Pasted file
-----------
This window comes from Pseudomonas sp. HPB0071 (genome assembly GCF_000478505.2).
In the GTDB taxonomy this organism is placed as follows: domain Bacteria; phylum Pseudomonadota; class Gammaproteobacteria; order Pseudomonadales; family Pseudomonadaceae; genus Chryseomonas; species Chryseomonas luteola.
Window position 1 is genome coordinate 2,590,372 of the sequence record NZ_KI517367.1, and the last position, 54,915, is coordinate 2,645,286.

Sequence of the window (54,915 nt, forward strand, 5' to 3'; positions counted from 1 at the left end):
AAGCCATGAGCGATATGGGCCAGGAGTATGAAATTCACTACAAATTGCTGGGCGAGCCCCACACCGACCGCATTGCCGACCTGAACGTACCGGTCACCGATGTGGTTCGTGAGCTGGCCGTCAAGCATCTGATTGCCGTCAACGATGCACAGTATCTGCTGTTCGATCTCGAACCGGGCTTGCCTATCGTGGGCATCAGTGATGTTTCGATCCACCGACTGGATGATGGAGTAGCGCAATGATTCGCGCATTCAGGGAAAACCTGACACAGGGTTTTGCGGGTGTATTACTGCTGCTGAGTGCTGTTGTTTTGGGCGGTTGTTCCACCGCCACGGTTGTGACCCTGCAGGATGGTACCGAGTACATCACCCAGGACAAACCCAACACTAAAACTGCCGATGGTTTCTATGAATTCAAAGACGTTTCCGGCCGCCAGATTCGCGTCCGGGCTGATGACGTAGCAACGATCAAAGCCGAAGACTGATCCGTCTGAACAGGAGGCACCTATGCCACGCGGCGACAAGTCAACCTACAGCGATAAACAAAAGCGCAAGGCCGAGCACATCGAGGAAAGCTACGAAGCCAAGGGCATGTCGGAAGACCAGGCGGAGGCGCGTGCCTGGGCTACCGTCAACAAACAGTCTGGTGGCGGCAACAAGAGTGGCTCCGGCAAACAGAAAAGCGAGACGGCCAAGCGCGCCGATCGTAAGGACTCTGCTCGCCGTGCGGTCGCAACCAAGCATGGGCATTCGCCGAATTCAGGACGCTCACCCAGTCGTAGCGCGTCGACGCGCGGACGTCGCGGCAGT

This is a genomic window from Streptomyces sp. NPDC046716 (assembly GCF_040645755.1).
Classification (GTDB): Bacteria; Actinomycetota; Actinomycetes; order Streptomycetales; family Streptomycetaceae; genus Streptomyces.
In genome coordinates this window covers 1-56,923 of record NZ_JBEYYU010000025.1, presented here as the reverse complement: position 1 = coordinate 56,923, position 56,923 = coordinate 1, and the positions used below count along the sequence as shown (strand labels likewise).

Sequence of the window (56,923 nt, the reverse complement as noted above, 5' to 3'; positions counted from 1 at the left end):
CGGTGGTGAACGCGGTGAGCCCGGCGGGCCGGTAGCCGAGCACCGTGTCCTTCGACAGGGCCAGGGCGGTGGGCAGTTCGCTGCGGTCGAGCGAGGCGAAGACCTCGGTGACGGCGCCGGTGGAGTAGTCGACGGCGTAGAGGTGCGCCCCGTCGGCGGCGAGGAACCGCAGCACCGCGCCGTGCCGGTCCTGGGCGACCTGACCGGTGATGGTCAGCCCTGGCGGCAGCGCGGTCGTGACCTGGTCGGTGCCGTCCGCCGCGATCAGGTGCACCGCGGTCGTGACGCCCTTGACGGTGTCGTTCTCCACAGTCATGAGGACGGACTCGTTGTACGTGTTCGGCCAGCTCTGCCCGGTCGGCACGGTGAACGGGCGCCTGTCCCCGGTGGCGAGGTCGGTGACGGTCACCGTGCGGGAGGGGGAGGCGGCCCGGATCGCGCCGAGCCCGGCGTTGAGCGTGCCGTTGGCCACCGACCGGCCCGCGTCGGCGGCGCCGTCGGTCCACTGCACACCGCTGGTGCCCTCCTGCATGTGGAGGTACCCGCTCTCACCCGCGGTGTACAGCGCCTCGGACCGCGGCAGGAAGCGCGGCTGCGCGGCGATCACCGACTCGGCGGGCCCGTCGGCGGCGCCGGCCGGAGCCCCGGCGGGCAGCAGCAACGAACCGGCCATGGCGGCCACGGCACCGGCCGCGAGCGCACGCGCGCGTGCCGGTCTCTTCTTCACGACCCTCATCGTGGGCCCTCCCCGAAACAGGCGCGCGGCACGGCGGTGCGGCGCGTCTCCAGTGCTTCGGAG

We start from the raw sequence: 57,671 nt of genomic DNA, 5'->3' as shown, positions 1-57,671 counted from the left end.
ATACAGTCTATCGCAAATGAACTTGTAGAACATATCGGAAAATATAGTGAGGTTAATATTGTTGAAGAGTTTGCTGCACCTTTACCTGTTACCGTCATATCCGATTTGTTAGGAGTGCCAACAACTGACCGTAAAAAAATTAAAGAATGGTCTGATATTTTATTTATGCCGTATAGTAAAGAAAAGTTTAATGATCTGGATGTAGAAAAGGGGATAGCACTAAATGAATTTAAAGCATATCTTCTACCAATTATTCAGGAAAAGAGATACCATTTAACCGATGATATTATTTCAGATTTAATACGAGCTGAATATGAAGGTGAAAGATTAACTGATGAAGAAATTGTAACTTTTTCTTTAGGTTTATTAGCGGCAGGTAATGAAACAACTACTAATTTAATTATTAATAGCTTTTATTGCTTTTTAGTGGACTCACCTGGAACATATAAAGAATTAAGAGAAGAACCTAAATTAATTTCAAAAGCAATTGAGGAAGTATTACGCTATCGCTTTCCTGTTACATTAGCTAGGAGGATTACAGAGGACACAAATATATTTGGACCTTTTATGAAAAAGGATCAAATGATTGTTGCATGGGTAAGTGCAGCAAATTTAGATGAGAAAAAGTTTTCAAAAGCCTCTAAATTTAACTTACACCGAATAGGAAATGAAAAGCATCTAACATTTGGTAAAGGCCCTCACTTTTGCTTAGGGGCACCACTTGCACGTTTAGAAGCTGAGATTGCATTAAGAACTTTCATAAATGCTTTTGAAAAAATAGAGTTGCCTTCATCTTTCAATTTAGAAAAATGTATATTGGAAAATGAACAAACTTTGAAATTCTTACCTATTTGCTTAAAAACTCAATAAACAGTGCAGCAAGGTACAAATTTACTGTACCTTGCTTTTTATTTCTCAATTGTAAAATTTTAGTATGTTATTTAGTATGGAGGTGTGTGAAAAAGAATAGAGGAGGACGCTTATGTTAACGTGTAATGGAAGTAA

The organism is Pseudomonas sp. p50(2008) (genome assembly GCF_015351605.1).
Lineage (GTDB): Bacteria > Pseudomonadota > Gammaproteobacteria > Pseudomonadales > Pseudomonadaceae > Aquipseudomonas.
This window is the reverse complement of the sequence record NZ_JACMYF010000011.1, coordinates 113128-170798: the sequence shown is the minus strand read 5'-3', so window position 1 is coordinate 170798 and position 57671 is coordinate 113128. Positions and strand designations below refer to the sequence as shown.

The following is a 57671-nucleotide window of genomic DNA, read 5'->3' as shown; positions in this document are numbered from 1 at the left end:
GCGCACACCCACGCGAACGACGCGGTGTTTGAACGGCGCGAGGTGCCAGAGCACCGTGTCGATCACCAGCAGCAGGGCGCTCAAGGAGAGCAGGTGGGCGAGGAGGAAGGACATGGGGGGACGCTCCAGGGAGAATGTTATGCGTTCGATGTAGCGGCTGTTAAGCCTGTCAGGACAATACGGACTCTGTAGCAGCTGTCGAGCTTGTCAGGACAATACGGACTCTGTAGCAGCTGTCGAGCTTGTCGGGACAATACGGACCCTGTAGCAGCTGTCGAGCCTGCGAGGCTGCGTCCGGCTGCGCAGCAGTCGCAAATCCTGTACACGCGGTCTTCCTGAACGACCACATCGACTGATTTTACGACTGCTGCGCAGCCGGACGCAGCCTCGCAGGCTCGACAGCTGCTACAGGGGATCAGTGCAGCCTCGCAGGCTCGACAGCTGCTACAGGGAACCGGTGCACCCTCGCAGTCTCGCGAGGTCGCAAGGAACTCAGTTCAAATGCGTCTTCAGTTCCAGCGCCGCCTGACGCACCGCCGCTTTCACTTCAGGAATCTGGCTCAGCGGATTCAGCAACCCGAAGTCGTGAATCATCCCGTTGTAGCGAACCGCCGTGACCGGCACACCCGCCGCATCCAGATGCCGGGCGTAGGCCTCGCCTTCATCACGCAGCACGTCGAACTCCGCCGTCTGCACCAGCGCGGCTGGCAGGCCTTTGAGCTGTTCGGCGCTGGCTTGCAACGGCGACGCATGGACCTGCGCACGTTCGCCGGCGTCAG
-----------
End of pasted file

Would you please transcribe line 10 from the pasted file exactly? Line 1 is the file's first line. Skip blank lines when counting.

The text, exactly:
CGGTGGTGAACGCGGTGAGCCCGGCGGGCCGGTAGCCGAGCACCGTGTCCTTCGACAGGGCCAGGGCGGTGGGCAGTTCGCTGCGGTCGAGCGAGGCGAAGACCTCGGTGACGGCGCCGGTGGAGTAGTCGACGGCGTAGAGGTGCGCCCCGTCGGCGGCGAGGAACCGCAGCACCGCGCCGTGCCGGTCCTGGGCGACCTGACCGGTGATGGTCAGCCCTGGCGGCAGCGCGGTCGTGACCTGGTCGGTGCCGTCCGCCGCGATCAGGTGCACCGCGGTCGTGACGCCCTTGACGGTGTCGTTCTCCACAGTCATGAGGACGGACTCGTTGTACGTGTTCGGCCAGCTCTGCCCGGTCGGCACGGTGAACGGGCGCCTGTCCCCGGTGGCGAGGTCGGTGACGGTCACCGTGCGGGAGGGGGAGGCGGCCCGGATCGCGCCGAGCCCGGCGTTGAGCGTGCCGTTGGCCACCGACCGGCCCGCGTCGGCGGCGCCGTCGGTCCACTGCACACCGCTGGTGCCCTCCTGCATGTGGAGGTACCCGCTCTCACCCGCGGTGTACAGCGCCTCGGACCGCGGCAGGAAGCGCGGCTGCGCGGCGATCACCGACTCGGCGGGCCCGTCGGCGGCGCCGGCCGGAGCCCCGGCGGGCAGCAGCAACGAACCGGCCATGGCGGCCACGGCACCGGCCGCGAGCGCACGCGCGCGTGCCGGTCTCTTCTTCACGACCCTCATCGTGGGCCCTCCCCGAAACAGGCGCGCGGCACGGCGGTGCGGCGCGTCTCCAGTGCTTCGGAG